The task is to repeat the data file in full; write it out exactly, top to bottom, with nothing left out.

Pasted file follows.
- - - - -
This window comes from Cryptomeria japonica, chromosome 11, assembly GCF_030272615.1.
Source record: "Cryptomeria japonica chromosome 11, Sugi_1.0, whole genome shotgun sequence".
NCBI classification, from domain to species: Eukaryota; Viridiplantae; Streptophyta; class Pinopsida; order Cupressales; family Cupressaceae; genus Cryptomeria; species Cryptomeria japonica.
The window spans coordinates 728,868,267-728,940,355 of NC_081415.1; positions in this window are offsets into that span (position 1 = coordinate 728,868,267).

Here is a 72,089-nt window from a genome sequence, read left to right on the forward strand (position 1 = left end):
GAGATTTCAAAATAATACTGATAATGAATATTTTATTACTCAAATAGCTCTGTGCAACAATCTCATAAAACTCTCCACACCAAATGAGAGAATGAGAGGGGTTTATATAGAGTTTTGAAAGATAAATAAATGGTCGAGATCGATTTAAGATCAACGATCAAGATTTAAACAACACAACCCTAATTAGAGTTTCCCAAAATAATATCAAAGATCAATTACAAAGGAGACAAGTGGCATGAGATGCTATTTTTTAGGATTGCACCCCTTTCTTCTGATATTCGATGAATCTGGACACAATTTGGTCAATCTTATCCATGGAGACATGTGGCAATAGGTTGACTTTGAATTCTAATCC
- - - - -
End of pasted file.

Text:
This window comes from Cryptomeria japonica, chromosome 11, assembly GCF_030272615.1.
Source record: "Cryptomeria japonica chromosome 11, Sugi_1.0, whole genome shotgun sequence".
NCBI classification, from domain to species: Eukaryota; Viridiplantae; Streptophyta; class Pinopsida; order Cupressales; family Cupressaceae; genus Cryptomeria; species Cryptomeria japonica.
The window spans coordinates 728,868,267-728,940,355 of NC_081415.1; positions in this window are offsets into that span (position 1 = coordinate 728,868,267).

Here is a 72,089-nt window from a genome sequence, read left to right on the forward strand (position 1 = left end):
GAGATTTCAAAATAATACTGATAATGAATATTTTATTACTCAAATAGCTCTGTGCAACAATCTCATAAAACTCTCCACACCAAATGAGAGAATGAGAGGGGTTTATATAGAGTTTTGAAAGATAAATAAATGGTCGAGATCGATTTAAGATCAACGATCAAGATTTAAACAACACAACCCTAATTAGAGTTTCCCAAAATAATATCAAAGATCAATTACAAAGGAGACAAGTGGCATGAGATGCTATTTTTTAGGATTGCACCCCTTTCTTCTGATATTCGATGAATCTGGACACAATTTGGTCAATCTTATCCATGGAGACATGTGGCAATAGGTTGACTTTGAATTCTAATCC